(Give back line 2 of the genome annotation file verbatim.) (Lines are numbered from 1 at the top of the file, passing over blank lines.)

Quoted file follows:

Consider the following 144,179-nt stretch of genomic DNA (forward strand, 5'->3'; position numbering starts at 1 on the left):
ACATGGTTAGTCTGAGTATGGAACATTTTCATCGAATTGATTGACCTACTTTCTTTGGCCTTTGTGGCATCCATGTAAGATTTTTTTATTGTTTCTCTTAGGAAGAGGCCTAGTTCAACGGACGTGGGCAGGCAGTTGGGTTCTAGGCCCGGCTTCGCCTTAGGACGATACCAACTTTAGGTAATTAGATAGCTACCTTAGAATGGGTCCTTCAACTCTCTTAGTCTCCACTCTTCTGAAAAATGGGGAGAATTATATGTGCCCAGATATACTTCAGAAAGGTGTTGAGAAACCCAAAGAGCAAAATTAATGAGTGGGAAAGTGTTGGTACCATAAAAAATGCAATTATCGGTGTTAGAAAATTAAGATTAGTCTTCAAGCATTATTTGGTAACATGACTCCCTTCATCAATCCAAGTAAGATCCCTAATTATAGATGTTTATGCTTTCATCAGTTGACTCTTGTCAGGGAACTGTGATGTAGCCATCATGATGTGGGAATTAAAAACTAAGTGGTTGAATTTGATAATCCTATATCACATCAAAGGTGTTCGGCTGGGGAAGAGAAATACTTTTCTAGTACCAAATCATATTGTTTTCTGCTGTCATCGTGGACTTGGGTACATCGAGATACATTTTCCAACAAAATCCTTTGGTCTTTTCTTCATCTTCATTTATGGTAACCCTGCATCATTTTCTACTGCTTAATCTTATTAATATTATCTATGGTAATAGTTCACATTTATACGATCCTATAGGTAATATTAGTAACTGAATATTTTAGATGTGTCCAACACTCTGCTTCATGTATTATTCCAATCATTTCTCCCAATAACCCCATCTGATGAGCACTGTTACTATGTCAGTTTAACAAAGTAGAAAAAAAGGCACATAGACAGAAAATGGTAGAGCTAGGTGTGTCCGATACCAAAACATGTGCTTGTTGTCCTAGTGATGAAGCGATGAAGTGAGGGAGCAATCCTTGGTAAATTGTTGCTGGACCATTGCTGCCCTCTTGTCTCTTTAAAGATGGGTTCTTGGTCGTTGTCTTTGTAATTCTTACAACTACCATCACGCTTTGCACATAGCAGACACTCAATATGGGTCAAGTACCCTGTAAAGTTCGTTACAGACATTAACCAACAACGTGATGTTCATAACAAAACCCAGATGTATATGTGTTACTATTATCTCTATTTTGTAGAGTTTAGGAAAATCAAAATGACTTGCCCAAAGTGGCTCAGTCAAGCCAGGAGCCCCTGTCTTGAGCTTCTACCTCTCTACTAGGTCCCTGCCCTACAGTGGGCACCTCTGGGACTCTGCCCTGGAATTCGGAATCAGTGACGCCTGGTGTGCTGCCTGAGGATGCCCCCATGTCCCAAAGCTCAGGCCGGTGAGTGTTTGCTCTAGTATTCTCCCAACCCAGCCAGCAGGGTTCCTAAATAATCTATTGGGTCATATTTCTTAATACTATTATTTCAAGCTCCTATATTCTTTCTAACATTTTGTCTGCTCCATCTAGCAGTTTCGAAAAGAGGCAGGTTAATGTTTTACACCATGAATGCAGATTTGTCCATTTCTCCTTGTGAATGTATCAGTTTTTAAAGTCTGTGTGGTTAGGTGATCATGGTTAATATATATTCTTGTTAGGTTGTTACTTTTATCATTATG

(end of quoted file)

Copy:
ACATGGTTAGTCTGAGTATGGAACATTTTCATCGAATTGATTGACCTACTTTCTTTGGCCTTTGTGGCATCCATGTAAGATTTTTTTATTGTTTCTCTTAGGAAGAGGCCTAGTTCAACGGACGTGGGCAGGCAGTTGGGTTCTAGGCCCGGCTTCGCCTTAGGACGATACCAACTTTAGGTAATTAGATAGCTACCTTAGAATGGGTCCTTCAACTCTCTTAGTCTCCACTCTTCTGAAAAATGGGGAGAATTATATGTGCCCAGATATACTTCAGAAAGGTGTTGAGAAACCCAAAGAGCAAAATTAATGAGTGGGAAAGTGTTGGTACCATAAAAAATGCAATTATCGGTGTTAGAAAATTAAGATTAGTCTTCAAGCATTATTTGGTAACATGACTCCCTTCATCAATCCAAGTAAGATCCCTAATTATAGATGTTTATGCTTTCATCAGTTGACTCTTGTCAGGGAACTGTGATGTAGCCATCATGATGTGGGAATTAAAAACTAAGTGGTTGAATTTGATAATCCTATATCACATCAAAGGTGTTCGGCTGGGGAAGAGAAATACTTTTCTAGTACCAAATCATATTGTTTTCTGCTGTCATCGTGGACTTGGGTACATCGAGATACATTTTCCAACAAAATCCTTTGGTCTTTTCTTCATCTTCATTTATGGTAACCCTGCATCATTTTCTACTGCTTAATCTTATTAATATTATCTATGGTAATAGTTCACATTTATACGATCCTATAGGTAATATTAGTAACTGAATATTTTAGATGTGTCCAACACTCTGCTTCATGTATTATTCCAATCATTTCTCCCAATAACCCCATCTGATGAGCACTGTTACTATGTCAGTTTAACAAAGTAGAAAAAAAGGCACATAGACAGAAAATGGTAGAGCTAGGTGTGTCCGATACCAAAACATGTGCTTGTTGTCCTAGTGATGAAGCGATGAAGTGAGGGAGCAATCCTTGGTAAATTGTTGCTGGACCATTGCTGCCCTCTTGTCTCTTTAAAGATGGGTTCTTGGTCGTTGTCTTTGTAATTCTTACAACTACCATCACGCTTTGCACATAGCAGACACTCAATATGGGTCAAGTACCCTGTAAAGTTCGTTACAGACATTAACCAACAACGTGATGTTCATAACAAAACCCAGATGTATATGTGTTACTATTATCTCTATTTTGTAGAGTTTAGGAAAATCAAAATGACTTGCCCAAAGTGGCTCAGTCAAGCCAGGAGCCCCTGTCTTGAGCTTCTACCTCTCTACTAGGTCCCTGCCCTACAGTGGGCACCTCTGGGACTCTGCCCTGGAATTCGGAATCAGTGACGCCTGGTGTGCTGCCTGAGGATGCCCCCATGTCCCAAAGCTCAGGCCGGTGAGTGTTTGCTCTAGTATTCTCCCAACCCAGCCAGCAGGGTTCCTAAATAATCTATTGGGTCATATTTCTTAATACTATTATTTCAAGCTCCTATATTCTTTCTAACATTTTGTCTGCTCCATCTAGCAGTTTCGAAAAGAGGCAGGTTAATGTTTTACACCATGAATGCAGATTTGTCCATTTCTCCTTGTGAATGTATCAGTTTTTAAAGTCTGTGTGGTTAGGTGATCATGGTTAATATATATTCTTGTTAGGTTGTTACTTTTATCATTATG